the lesbian, gay and bisexual charity

Stonewall welcomes government pledge on ‘Alli amendment’

Disappointment at ‘slow progress’ on extending marriage to gay people 

Stonewall today warmly welcomed confirmation that the Government will implement the ‘Alli amendment’ which will permit the celebration of civil partnerships in religious buildings for the first time. The cross-party amendment to the Equality Act was supported in the House of Lords by a majority of 74. ‘We’re delighted that both parties in the new government have committed to introducing this important measure of religious freedom for those denominations wishing to celebrate civil partnerships,’ said Stonewall Chief Executive Ben Summerskill.

The Government will now consult on the practical arrangements for those denominations – including the Quakers, Liberal Judaism and the Unitarian Church – who have said they wish to celebrate civil partnerships on their premises.

Stonewall expressed disappointment that the Government is not yet starting consultation on the extension of marriage to gay people. ‘Stonewall fully supports extension of the legal form of marriage to lesbian and gay couples,’ said Ben Summerskill. ‘We’re told that this will undermine the nature of marriage. However there’s no evidence that, if marriage is available to gay people, a single heterosexual will end up choosing to marry someone of the same sex, either by design or by accident.’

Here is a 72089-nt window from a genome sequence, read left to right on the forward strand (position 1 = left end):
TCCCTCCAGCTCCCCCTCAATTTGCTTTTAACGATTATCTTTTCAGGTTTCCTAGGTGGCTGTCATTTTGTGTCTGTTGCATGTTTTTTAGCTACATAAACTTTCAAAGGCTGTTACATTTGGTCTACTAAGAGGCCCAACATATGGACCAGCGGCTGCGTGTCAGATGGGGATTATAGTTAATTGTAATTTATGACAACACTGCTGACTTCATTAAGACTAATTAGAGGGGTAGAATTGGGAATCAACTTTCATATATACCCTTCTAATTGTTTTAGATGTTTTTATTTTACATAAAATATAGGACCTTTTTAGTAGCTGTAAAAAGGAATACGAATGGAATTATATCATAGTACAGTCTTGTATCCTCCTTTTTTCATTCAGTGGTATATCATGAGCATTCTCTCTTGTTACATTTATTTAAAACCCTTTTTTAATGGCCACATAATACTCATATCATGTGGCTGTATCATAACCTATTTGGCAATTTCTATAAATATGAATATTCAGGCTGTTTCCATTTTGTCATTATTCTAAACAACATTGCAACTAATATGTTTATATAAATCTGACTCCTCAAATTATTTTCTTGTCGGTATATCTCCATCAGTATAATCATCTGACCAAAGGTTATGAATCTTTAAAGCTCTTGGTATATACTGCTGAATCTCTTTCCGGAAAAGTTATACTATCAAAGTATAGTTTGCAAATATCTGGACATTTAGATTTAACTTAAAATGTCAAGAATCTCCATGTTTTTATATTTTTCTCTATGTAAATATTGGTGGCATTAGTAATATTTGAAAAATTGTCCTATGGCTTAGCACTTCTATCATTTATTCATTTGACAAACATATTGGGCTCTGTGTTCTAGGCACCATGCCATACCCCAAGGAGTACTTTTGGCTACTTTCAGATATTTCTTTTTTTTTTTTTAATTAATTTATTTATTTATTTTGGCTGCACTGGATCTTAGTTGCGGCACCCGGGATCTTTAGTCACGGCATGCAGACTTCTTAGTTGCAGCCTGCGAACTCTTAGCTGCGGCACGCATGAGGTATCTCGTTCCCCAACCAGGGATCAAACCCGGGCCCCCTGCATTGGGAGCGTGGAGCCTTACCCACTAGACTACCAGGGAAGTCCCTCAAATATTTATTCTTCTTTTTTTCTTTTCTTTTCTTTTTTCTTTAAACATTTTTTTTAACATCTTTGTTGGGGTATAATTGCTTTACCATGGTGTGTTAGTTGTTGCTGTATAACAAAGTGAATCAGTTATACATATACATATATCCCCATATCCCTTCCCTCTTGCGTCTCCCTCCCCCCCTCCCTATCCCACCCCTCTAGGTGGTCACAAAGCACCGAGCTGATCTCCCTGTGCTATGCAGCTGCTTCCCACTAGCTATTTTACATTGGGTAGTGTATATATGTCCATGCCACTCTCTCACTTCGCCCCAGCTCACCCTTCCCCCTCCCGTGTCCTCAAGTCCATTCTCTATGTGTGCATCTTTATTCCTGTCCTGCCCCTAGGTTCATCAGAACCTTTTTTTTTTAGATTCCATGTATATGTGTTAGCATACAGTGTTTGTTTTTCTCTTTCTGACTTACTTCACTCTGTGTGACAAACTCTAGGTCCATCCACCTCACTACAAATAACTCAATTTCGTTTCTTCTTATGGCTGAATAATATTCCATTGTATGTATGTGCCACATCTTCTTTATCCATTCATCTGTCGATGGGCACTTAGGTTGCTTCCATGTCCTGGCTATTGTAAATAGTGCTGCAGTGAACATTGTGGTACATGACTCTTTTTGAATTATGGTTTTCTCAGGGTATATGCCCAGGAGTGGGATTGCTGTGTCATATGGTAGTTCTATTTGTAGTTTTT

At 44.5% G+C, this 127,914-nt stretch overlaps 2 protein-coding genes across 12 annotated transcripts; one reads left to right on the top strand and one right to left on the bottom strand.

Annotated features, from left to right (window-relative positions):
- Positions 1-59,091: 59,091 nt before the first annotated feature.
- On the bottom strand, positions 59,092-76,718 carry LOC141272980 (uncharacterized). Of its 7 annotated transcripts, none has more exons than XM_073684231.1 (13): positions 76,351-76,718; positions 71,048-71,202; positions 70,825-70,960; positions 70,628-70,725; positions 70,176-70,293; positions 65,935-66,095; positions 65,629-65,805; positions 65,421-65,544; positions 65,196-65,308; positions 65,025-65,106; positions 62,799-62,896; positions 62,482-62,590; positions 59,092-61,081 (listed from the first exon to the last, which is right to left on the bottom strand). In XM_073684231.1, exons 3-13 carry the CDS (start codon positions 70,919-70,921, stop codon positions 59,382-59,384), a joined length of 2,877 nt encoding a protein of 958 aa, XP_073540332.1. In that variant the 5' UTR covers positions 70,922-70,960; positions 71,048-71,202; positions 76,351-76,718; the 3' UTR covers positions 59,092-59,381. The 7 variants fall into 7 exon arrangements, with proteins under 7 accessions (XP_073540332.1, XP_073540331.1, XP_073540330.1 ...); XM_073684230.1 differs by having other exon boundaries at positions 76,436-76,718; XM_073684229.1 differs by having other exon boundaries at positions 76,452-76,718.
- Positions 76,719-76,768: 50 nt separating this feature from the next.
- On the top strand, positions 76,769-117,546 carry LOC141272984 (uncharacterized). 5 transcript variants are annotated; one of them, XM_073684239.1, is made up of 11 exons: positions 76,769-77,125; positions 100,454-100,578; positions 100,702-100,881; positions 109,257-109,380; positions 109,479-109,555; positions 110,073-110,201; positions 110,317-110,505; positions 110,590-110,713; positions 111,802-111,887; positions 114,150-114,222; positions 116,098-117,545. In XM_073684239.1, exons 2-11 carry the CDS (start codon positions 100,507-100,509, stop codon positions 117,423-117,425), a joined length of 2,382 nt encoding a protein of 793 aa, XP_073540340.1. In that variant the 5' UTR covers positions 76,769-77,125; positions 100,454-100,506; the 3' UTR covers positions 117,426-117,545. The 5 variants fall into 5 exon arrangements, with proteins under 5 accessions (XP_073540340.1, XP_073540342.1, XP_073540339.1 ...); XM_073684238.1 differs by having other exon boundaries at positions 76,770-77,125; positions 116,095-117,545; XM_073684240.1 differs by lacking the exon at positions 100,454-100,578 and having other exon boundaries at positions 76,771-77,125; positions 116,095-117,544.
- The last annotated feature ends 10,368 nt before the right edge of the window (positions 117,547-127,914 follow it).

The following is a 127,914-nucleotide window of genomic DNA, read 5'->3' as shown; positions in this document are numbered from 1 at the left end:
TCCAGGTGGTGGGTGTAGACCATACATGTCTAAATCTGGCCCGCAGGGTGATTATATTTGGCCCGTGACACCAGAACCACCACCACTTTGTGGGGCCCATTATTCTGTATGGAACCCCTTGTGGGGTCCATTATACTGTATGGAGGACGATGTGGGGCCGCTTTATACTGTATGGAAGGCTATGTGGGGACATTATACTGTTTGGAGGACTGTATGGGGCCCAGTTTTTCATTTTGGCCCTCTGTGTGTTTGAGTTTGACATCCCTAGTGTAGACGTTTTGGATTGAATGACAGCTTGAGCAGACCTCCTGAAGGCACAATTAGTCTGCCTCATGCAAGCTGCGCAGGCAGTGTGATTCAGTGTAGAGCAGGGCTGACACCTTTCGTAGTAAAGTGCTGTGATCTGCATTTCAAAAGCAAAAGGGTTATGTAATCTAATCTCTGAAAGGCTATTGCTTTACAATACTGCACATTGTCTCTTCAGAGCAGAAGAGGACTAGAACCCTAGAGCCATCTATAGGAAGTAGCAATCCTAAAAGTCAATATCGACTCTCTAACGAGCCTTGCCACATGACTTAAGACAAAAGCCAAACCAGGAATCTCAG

‘If there’s a genuine commitment to making progress in this area, it is painfully slow. Equalities Minister Lynne Featherstone has explicitly said she would consult on proposals the government intends to implement in the lifetime of this parliament. If that is to happen by 2015, then consultation should begin now.'


1) The Lord Alli amendment to the Equality Bill, to permit civil partnerships in religious premises, was passed in March 2010 by a majority of 74 votes. Crossbencher Baroness Campbell of Surbiton, Conservative Baroness Noakes and LibDem Baroness Neuberger supported Lord Alli’s amendment.

2) The law currently bans civil partnership ceremonies on religious premises. The legal form of marriage is currently only available to opposite-sex couples.

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